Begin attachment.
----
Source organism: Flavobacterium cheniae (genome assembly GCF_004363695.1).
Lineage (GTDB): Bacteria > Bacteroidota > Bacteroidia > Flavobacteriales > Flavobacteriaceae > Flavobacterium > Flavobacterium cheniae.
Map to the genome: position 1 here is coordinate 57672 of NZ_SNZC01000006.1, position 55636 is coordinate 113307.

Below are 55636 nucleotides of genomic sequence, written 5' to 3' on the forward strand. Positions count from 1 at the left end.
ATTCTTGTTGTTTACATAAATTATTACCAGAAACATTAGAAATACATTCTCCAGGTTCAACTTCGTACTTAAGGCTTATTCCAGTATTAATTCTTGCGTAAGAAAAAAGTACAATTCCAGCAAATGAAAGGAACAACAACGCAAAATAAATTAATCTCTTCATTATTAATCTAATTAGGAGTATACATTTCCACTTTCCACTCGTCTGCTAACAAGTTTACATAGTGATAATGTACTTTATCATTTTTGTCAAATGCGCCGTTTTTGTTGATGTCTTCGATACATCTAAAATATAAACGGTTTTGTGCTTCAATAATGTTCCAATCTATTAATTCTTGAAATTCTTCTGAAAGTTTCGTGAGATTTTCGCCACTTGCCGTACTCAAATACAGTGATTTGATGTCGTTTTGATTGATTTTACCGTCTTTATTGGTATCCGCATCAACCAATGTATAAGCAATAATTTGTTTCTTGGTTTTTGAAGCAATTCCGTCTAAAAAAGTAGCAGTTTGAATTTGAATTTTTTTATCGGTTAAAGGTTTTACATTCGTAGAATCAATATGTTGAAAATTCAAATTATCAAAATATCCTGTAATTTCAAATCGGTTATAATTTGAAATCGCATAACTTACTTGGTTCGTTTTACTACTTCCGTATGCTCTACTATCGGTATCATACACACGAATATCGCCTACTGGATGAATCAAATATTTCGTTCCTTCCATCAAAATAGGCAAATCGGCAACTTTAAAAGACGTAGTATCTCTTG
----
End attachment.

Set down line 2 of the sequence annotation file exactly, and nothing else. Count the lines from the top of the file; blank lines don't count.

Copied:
Lineage (GTDB): Bacteria > Bacteroidota > Bacteroidia > Flavobacteriales > Flavobacteriaceae > Flavobacterium > Flavobacterium cheniae.